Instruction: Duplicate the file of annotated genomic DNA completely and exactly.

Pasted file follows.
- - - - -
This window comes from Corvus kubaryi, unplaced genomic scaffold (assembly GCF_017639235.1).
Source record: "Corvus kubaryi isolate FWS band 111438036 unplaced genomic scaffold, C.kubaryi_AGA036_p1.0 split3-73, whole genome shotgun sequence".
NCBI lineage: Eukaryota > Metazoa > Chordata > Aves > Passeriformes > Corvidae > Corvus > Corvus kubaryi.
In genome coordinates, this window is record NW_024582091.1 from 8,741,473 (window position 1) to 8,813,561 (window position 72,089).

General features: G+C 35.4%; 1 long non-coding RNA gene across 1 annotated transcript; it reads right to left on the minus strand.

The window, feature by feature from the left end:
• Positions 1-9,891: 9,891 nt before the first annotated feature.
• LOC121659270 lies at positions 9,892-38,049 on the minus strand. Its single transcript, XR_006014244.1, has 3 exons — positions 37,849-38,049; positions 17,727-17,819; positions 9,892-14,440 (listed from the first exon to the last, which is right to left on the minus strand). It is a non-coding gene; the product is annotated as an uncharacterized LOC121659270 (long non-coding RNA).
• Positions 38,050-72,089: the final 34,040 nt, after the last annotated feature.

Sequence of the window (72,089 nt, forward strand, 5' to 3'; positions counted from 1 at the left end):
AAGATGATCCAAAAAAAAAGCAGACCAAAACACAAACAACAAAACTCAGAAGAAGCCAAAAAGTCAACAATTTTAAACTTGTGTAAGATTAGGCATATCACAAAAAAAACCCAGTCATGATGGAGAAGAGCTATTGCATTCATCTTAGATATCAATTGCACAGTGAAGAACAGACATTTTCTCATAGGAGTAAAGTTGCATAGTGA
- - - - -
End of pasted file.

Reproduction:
This window comes from Corvus kubaryi, unplaced genomic scaffold (assembly GCF_017639235.1).
Source record: "Corvus kubaryi isolate FWS band 111438036 unplaced genomic scaffold, C.kubaryi_AGA036_p1.0 split3-73, whole genome shotgun sequence".
NCBI lineage: Eukaryota > Metazoa > Chordata > Aves > Passeriformes > Corvidae > Corvus > Corvus kubaryi.
In genome coordinates, this window is record NW_024582091.1 from 8,741,473 (window position 1) to 8,813,561 (window position 72,089).

General features: G+C 35.4%; 1 long non-coding RNA gene across 1 annotated transcript; it reads right to left on the minus strand.

The window, feature by feature from the left end:
• Positions 1-9,891: 9,891 nt before the first annotated feature.
• LOC121659270 lies at positions 9,892-38,049 on the minus strand. Its single transcript, XR_006014244.1, has 3 exons — positions 37,849-38,049; positions 17,727-17,819; positions 9,892-14,440 (listed from the first exon to the last, which is right to left on the minus strand). It is a non-coding gene; the product is annotated as an uncharacterized LOC121659270 (long non-coding RNA).
• Positions 38,050-72,089: the final 34,040 nt, after the last annotated feature.

Sequence of the window (72,089 nt, forward strand, 5' to 3'; positions counted from 1 at the left end):
AAGATGATCCAAAAAAAAAGCAGACCAAAACACAAACAACAAAACTCAGAAGAAGCCAAAAAGTCAACAATTTTAAACTTGTGTAAGATTAGGCATATCACAAAAAAAACCCAGTCATGATGGAGAAGAGCTATTGCATTCATCTTAGATATCAATTGCACAGTGAAGAACAGACATTTTCTCATAGGAGTAAAGTTGCATAGTGA